2. Neutrality consists in the observance of a strict and honest impartiality, so as not to afford advantage in the war to either party; and particularly in so far restraining its trade to the accustomed course, which is held in time of peace, as not to render assistance to one of the belligerents in escaping the effects of the other's hostilities Even a loan of money to one of the belligerent parties is considered a violation of neutrality. 9 Moore's Rep. 586. A fraudulent neutrality is considered as no neutrality.
3. In policies of insurance there is frequently a warranty of neutrality. The meaning of this warranty is, that the property insured is neutral in fact, and it shall be so in appearance and conduct; that the property does belong to neutrals; that it is or shall be documented so as to prove its neutrality, and that no act of the insured or his agents shall be done which can legally compromise its neutrality. 3 Wash. C. C. R. 117. See 1 Caines, 548; 2 S. & R. 119; Bee, R. 5; 7 Wheat. 471; 9 Cranch, 205; 2 John. Cas. 180; 2 Dall. 270; 1 Gallis. 274; Bee, R. 67.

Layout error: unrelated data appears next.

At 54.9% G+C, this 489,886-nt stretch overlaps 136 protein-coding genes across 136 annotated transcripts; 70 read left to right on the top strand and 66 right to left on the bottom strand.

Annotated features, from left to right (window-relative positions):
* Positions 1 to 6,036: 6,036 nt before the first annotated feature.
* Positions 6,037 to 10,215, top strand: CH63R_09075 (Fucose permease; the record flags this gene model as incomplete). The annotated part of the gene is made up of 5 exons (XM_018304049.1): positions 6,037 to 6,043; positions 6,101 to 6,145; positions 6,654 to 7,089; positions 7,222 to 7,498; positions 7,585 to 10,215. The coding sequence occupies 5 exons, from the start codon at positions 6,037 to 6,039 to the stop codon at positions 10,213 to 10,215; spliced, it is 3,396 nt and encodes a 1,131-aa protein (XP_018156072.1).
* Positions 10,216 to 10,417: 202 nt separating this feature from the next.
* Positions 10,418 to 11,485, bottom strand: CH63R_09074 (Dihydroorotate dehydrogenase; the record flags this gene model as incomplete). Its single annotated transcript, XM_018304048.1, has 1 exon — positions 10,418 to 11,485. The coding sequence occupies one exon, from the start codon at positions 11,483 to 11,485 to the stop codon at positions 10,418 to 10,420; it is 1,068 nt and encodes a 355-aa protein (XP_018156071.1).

4. The violation of neutrality by citizens of the United States, contrary to the provisions of the act of congress of April 20, 1818, 3, renders the individual liable to an indictment. One fitting out and arming a vessel in the United States, to commit hostilities against a foreign power at peace with them, is therefore indictable. 6 Pet. 445; Pet. C. C. R. 487. Vide Marsh. Ins. 384 a; Park's Ins. 'Index, h. t.; 1 Kent, Com. 116; Burlamaqui, pt. 4, c. 5, s. 16 & 17; Bunk. lib. 1, c. 9; Cobbett's Parliamentary Debates; 406; Chitty, Law of Nat., Index, h. t.; Mann. Comm. B. 3, c. 1; Vattel, 1. 3, c. 7, SS 104; Martens, Precis. liv. 8, c. 7, SS 306; Boucb. Inst. n. 1826-1831.